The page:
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Quote:
Originally posted by Danospano:
It's so encouraging to see some sense in this message board! Let's keep it up. I'm very impressed!
lol. I assume by sense, you mean people agreeing with your point of view.
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Old 12-14-2001, 06:48 PM   #23
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I'm a little broken over it. Being that I was not really aware of what was going around me until about 10 years ago, I missed out on what the ABM treaty really means. Could someone explain its main points? Where did it come from? Which president made it? What does our getting out of it mean to the country?

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Old 12-14-2001, 08:27 PM   #24
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Quote:
Originally posted by sv:

Put simply, the U.S. now considers itself above treaty and international law.

It would be easy to go on and on - the examples are numerous and extremely well-documented.

I whole heartedly agree with this statement, although I think it is Bush more so- I really liked Clinton and I doubt this would be happening if he were still in office- Bush is a conservative, bible belt wanker, who has never travelled the world and is was probably fed a diet of American imperialist propagand served on a table cloth addorned with the good ol' stars n' stripes!!!!- I see his religion and patriotism just as fundamental and scary as a lot of those radical fundamentalists out there, and I hate the fact that our Prime Minister is just like Bush, he agrees with him and is just as conservative and I can not tell you how much I hate this-'hey Mr Bush I would just like to tell you that I will never subscribe to your form of humanity!!!'.....it is a sad day when treaties such as this are abandoned, makes the ideas that were presented in Orwell's 1984 seem all ot fact rather fiction sometimes- the constant fighting between the countries, the changing of history....anyway the only thing I can hope for is that our stupid PM stops being such a dick and realises that agreeing with Bush is just wrong and that there are a lot of Australians who are not happy with his views!!!!!!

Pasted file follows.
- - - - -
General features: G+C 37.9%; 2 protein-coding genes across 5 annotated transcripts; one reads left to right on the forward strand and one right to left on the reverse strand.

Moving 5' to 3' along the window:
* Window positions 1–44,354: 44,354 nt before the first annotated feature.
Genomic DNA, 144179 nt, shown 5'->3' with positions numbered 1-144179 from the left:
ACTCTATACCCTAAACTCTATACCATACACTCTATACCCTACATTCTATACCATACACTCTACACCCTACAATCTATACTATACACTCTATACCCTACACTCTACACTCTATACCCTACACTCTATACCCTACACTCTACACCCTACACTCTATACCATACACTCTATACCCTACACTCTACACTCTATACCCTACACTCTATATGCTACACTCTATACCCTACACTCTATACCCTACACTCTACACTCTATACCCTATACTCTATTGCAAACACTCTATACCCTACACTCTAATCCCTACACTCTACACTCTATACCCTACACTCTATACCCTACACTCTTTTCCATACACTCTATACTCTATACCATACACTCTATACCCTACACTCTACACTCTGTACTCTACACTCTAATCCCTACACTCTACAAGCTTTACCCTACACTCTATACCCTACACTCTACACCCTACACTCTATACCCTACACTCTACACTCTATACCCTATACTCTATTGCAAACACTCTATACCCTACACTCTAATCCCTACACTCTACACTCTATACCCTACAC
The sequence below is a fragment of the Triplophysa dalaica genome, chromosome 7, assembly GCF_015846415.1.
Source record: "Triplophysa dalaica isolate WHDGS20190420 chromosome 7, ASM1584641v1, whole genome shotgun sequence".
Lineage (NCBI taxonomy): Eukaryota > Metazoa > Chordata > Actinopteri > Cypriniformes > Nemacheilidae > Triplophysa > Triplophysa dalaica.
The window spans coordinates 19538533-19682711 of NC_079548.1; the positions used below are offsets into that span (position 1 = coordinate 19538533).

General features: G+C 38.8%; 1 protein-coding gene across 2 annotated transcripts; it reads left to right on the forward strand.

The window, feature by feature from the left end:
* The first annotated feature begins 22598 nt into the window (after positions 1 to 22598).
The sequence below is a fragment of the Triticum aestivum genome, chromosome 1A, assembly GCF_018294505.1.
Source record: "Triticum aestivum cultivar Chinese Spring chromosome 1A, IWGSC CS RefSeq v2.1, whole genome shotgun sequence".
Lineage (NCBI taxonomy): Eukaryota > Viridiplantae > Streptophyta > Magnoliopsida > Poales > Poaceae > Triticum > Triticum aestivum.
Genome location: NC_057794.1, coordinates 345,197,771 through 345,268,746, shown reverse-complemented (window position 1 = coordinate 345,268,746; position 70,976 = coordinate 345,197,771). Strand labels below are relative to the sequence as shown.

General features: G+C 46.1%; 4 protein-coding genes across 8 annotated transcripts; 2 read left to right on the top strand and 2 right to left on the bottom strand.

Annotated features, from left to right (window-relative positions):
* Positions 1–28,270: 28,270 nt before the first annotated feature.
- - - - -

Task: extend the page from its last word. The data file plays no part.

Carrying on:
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Old 12-15-2001, 01:24 AM   #25
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Quote:
Originally posted by DoctorGonzo:
Sadly, it is the only doctrine that garuntees stupidity and hot-headedness doesn't lead to a nuclear exchange. Once people lose faith in MAD and believe they can get away with living without it, there is always a slow, but deliberate "policy drift" towards the use of nuclear weapons.

Such a thing occured just after their development, when the U.S seriously considered using them in Korea. When there is no worry about retaliation, there is nothing to keep the leaders in check.

In the 1980s, with the early development on the "Star Wars" missle defense, the Regan administration voiced its opinion that a nuclear war could be "won". That exchanges could be limited and that we would be able to use nuclear weapons without fear of ending the world.

The end of MAD will probably lead to a nuclear exchange somewhere. Most certainly a nuclear arms race. And without a doubt, further instability around the world.
I thought that Bush's argument for a missile shield was that there are already or in the near future might be nations that are too stupid/sadistic/full of hubris to respect MAD?

It seems that Russia doesn't directly feel threatened by our pulling out of the treaty; i.e. they're not afraid that we're going to start launching our missiles at them. (Whenever the missile shield is constructed, maybe the US should cut down its arsenal even further.) But it seems that Russia is worried that China and other nuclear states in Central Asia do perceive the US's intentions in that manner, whence the fear of an arms race. A classic example of perception and misperception in foreign politics, for those of you who are familiar with Robert Jervis.